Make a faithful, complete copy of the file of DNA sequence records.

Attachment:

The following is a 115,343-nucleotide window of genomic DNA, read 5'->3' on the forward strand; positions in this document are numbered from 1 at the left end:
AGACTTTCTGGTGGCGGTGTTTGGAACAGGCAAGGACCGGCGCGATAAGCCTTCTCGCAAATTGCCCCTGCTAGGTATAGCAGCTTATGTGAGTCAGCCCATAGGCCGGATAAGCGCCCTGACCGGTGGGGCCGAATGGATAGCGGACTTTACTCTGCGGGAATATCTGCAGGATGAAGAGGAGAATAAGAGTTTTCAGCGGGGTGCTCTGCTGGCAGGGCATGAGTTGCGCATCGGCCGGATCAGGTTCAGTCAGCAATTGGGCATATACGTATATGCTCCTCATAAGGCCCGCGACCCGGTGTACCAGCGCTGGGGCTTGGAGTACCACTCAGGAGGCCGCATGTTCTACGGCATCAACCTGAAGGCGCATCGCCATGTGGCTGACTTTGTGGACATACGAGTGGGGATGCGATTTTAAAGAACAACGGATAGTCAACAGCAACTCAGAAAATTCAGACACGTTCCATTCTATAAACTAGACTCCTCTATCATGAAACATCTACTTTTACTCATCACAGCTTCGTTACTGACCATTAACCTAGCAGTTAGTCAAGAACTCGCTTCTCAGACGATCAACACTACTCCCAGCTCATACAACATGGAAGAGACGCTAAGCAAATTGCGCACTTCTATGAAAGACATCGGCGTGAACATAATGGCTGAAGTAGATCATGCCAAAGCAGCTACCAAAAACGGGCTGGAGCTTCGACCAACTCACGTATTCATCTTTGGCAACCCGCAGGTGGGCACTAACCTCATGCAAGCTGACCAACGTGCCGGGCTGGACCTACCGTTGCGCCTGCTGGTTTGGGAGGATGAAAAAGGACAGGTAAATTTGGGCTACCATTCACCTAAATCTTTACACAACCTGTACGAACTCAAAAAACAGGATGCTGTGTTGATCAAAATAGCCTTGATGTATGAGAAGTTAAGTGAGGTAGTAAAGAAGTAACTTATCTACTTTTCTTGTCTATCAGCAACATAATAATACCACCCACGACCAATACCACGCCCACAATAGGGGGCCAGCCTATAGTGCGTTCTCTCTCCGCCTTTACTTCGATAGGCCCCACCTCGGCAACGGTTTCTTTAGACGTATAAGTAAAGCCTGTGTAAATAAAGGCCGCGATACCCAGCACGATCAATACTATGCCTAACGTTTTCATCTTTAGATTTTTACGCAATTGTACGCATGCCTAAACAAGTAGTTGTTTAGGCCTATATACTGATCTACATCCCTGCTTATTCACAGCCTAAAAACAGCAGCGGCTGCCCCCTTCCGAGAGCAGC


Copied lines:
The following is a 115,343-nucleotide window of genomic DNA, read 5'->3' on the forward strand; positions in this document are numbered from 1 at the left end:
AGACTTTCTGGTGGCGGTGTTTGGAACAGGCAAGGACCGGCGCGATAAGCCTTCTCGCAAATTGCCCCTGCTAGGTATAGCAGCTTATGTGAGTCAGCCCATAGGCCGGATAAGCGCCCTGACCGGTGGGGCCGAATGGATAGCGGACTTTACTCTGCGGGAATATCTGCAGGATGAAGAGGAGAATAAGAGTTTTCAGCGGGGTGCTCTGCTGGCAGGGCATGAGTTGCGCATCGGCCGGATCAGGTTCAGTCAGCAATTGGGCATATACGTATATGCTCCTCATAAGGCCCGCGACCCGGTGTACCAGCGCTGGGGCTTGGAGTACCACTCAGGAGGCCGCATGTTCTACGGCATCAACCTGAAGGCGCATCGCCATGTGGCTGACTTTGTGGACATACGAGTGGGGATGCGATTTTAAAGAACAACGGATAGTCAACAGCAACTCAGAAAATTCAGACACGTTCCATTCTATAAACTAGACTCCTCTATCATGAAACATCTACTTTTACTCATCACAGCTTCGTTACTGACCATTAACCTAGCAGTTAGTCAAGAACTCGCTTCTCAGACGATCAACACTACTCCCAGCTCATACAACATGGAAGAGACGCTAAGCAAATTGCGCACTTCTATGAAAGACATCGGCGTGAACATAATGGCTGAAGTAGATCATGCCAAAGCAGCTACCAAAAACGGGCTGGAGCTTCGACCAACTCACGTATTCATCTTTGGCAACCCGCAGGTGGGCACTAACCTCATGCAAGCTGACCAACGTGCCGGGCTGGACCTACCGTTGCGCCTGCTGGTTTGGGAGGATGAAAAAGGACAGGTAAATTTGGGCTACCATTCACCTAAATCTTTACACAACCTGTACGAACTCAAAAAACAGGATGCTGTGTTGATCAAAATAGCCTTGATGTATGAGAAGTTAAGTGAGGTAGTAAAGAAGTAACTTATCTACTTTTCTTGTCTATCAGCAACATAATAATACCACCCACGACCAATACCACGCCCACAATAGGGGGCCAGCCTATAGTGCGTTCTCTCTCCGCCTTTACTTCGATAGGCCCCACCTCGGCAACGGTTTCTTTAGACGTATAAGTAAAGCCTGTGTAAATAAAGGCCGCGATACCCAGCACGATCAATACTATGCCTAACGTTTTCATCTTTAGATTTTTACGCAATTGTACGCATGCCTAAACAAGTAGTTGTTTAGGCCTATATACTGATCTACATCCCTGCTTATTCACAGCCTAAAAACAGCAGCGGCTGCCCCCTTCCGAGAGCAGC